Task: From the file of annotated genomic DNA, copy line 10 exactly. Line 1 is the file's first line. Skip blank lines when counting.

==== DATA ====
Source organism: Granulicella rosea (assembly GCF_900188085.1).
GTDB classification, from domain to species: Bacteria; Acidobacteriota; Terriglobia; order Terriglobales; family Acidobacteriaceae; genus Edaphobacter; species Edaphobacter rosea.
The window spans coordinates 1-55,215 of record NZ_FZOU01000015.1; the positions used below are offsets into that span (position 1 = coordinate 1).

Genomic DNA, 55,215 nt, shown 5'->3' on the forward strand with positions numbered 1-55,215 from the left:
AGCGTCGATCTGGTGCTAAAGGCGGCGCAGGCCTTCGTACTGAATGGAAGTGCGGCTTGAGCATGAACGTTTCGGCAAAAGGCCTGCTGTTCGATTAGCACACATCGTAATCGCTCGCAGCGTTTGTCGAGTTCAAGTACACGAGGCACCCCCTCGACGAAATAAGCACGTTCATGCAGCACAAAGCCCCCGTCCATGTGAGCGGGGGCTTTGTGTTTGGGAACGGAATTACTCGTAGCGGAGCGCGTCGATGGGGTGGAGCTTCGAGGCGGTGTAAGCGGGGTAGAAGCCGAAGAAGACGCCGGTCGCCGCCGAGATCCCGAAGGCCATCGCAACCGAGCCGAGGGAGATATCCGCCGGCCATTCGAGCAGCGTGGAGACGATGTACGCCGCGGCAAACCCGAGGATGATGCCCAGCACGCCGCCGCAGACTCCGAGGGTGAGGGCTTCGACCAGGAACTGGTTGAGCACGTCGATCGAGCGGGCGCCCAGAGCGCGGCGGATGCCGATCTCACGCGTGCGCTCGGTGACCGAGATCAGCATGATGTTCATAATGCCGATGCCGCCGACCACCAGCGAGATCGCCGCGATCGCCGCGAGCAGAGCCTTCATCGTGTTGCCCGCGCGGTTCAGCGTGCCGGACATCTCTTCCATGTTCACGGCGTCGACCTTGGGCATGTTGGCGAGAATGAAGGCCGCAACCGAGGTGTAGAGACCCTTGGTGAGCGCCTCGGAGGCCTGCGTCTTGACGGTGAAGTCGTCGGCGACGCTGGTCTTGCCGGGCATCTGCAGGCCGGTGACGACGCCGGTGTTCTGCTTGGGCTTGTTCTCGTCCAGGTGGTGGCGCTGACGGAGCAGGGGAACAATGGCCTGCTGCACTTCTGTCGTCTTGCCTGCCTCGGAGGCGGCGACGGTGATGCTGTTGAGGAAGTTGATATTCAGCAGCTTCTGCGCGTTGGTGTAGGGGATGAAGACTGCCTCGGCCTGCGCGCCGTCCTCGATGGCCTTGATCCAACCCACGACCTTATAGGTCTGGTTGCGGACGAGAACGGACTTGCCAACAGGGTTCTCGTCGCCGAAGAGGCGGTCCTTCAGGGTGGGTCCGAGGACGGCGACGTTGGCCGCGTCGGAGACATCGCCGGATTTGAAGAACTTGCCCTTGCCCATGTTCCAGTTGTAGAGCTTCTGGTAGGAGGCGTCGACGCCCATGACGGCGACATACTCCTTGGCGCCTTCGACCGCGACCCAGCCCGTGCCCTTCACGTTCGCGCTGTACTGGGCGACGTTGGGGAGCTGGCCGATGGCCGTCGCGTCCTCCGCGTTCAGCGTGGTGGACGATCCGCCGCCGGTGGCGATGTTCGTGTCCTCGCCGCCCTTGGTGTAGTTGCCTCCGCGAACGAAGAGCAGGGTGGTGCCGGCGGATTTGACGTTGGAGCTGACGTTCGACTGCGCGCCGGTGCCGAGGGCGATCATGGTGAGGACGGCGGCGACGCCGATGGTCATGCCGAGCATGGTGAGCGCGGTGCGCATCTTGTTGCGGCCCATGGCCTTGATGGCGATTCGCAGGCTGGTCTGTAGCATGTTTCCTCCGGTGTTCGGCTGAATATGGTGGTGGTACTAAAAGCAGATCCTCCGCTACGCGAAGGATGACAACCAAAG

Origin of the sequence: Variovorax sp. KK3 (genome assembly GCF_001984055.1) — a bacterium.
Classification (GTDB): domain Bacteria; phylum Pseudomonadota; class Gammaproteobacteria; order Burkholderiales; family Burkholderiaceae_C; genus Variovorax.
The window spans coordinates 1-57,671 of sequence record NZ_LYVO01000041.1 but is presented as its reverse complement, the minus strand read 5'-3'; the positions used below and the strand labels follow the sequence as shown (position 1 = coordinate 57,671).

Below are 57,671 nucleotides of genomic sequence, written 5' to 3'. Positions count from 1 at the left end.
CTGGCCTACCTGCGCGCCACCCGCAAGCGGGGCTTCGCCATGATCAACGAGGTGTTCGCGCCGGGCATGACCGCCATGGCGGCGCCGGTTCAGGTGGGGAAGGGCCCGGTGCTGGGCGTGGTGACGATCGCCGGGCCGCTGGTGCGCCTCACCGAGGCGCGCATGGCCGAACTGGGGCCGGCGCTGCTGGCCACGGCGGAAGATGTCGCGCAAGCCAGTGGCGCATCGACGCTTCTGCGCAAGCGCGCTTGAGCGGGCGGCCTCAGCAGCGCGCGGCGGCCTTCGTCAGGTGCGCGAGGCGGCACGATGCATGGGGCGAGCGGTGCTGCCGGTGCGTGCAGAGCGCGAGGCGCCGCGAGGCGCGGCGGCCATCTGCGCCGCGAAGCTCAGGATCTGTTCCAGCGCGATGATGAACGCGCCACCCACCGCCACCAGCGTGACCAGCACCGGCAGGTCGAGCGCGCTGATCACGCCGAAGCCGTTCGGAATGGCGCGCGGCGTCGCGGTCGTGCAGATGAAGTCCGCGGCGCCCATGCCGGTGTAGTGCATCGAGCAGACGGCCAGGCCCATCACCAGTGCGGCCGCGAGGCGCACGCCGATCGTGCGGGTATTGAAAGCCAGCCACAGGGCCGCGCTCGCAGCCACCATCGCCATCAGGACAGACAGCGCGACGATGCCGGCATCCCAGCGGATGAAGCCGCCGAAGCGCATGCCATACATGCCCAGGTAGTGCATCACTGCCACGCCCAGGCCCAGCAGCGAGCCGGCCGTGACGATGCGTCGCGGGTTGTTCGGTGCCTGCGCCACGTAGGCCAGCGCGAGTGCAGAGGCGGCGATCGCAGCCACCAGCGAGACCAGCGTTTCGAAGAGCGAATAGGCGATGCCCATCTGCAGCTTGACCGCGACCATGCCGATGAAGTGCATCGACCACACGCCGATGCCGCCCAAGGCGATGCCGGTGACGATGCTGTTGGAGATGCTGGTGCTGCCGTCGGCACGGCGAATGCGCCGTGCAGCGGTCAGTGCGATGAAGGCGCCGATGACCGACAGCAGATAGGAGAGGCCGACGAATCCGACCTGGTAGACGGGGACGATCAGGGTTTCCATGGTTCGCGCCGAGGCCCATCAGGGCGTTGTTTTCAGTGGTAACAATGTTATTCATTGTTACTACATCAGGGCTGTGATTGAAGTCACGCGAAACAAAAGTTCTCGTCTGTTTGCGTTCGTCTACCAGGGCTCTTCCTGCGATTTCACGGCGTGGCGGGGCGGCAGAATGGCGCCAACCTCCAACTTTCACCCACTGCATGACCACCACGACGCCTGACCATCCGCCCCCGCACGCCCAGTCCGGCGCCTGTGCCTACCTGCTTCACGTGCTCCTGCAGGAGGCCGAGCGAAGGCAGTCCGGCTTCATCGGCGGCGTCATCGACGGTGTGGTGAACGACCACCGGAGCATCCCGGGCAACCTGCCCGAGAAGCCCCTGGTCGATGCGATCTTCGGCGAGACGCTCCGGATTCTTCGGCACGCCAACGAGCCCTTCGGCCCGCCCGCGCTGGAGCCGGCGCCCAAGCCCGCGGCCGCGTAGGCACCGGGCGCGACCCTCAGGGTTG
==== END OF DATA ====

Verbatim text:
CTGGCCTACCTGCGCGCCACCCGCAAGCGGGGCTTCGCCATGATCAACGAGGTGTTCGCGCCGGGCATGACCGCCATGGCGGCGCCGGTTCAGGTGGGGAAGGGCCCGGTGCTGGGCGTGGTGACGATCGCCGGGCCGCTGGTGCGCCTCACCGAGGCGCGCATGGCCGAACTGGGGCCGGCGCTGCTGGCCACGGCGGAAGATGTCGCGCAAGCCAGTGGCGCATCGACGCTTCTGCGCAAGCGCGCTTGAGCGGGCGGCCTCAGCAGCGCGCGGCGGCCTTCGTCAGGTGCGCGAGGCGGCACGATGCATGGGGCGAGCGGTGCTGCCGGTGCGTGCAGAGCGCGAGGCGCCGCGAGGCGCGGCGGCCATCTGCGCCGCGAAGCTCAGGATCTGTTCCAGCGCGATGATGAACGCGCCACCCACCGCCACCAGCGTGACCAGCACCGGCAGGTCGAGCGCGCTGATCACGCCGAAGCCGTTCGGAATGGCGCGCGGCGTCGCGGTCGTGCAGATGAAGTCCGCGGCGCCCATGCCGGTGTAGTGCATCGAGCAGACGGCCAGGCCCATCACCAGTGCGGCCGCGAGGCGCACGCCGATCGTGCGGGTATTGAAAGCCAGCCACAGGGCCGCGCTCGCAGCCACCATCGCCATCAGGACAGACAGCGCGACGATGCCGGCATCCCAGCGGATGAAGCCGCCGAAGCGCATGCCATACATGCCCAGGTAGTGCATCACTGCCACGCCCAGGCCCAGCAGCGAGCCGGCCGTGACGATGCGTCGCGGGTTGTTCGGTGCCTGCGCCACGTAGGCCAGCGCGAGTGCAGAGGCGGCGATCGCAGCCACCAGCGAGACCAGCGTTTCGAAGAGCGAATAGGCGATGCCCATCTGCAGCTTGACCGCGACCATGCCGATGAAGTGCATCGACCACACGCCGATGCCGCCCAAGGCGATGCCGGTGACGATGCTGTTGGAGATGCTGGTGCTGCCGTCGGCACGGCGAATGCGCCGTGCAGCGGTCAGTGCGATGAAGGCGCCGATGACCGACAGCAGATAGGAGAGGCCGACGAATCCGACCTGGTAGACGGGGACGATCAGGGTTTCCATGGTTCGCGCCGAGGCCCATCAGGGCGTTGTTTTCAGTGGTAACAATGTTATTCATTGTTACTACATCAGGGCTGTGATTGAAGTCACGCGAAACAAAAGTTCTCGTCTGTTTGCGTTCGTCTACCAGGGCTCTTCCTGCGATTTCACGGCGTGGCGGGGCGGCAGAATGGCGCCAACCTCCAACTTTCACCCACTGCATGACCACCACGACGCCTGACCATCCGCCCCCGCACGCCCAGTCCGGCGCCTGTGCCTACCTGCTTCACGTGCTCCTGCAGGAGGCCGAGCGAAGGCAGTCCGGCTTCATCGGCGGCGTCATCGACGGTGTGGTGAACGACCACCGGAGCATCCCGGGCAACCTGCCCGAGAAGCCCCTGGTCGATGCGATCTTCGGCGAGACGCTCCGGATTCTTCGGCACGCCAACGAGCCCTTCGGCCCGCCCGCGCTGGAGCCGGCGCCCAAGCCCGCGGCCGCGTAGGCACCGGGCGCGACCCTCAGGGTTG